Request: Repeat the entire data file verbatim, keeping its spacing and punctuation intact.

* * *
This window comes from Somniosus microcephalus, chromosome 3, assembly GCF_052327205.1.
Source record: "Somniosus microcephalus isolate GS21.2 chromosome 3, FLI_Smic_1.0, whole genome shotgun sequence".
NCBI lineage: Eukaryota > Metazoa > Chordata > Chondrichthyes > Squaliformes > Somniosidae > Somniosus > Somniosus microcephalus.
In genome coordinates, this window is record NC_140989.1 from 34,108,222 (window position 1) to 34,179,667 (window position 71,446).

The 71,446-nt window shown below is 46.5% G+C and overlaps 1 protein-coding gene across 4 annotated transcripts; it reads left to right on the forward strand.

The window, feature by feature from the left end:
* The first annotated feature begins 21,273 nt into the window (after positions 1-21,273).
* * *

This window comes from Somniosus microcephalus, chromosome 3, assembly GCF_052327205.1.
Source record: "Somniosus microcephalus isolate GS21.2 chromosome 3, FLI_Smic_1.0, whole genome shotgun sequence".
NCBI lineage: Eukaryota > Metazoa > Chordata > Chondrichthyes > Squaliformes > Somniosidae > Somniosus > Somniosus microcephalus.
In genome coordinates, this window is record NC_140989.1 from 34,108,222 (window position 1) to 34,179,667 (window position 71,446).

The 71,446-nt window shown below is 46.5% G+C and overlaps 1 protein-coding gene across 4 annotated transcripts; it reads left to right on the forward strand.

The window, feature by feature from the left end:
* The first annotated feature begins 21,273 nt into the window (after positions 1-21,273).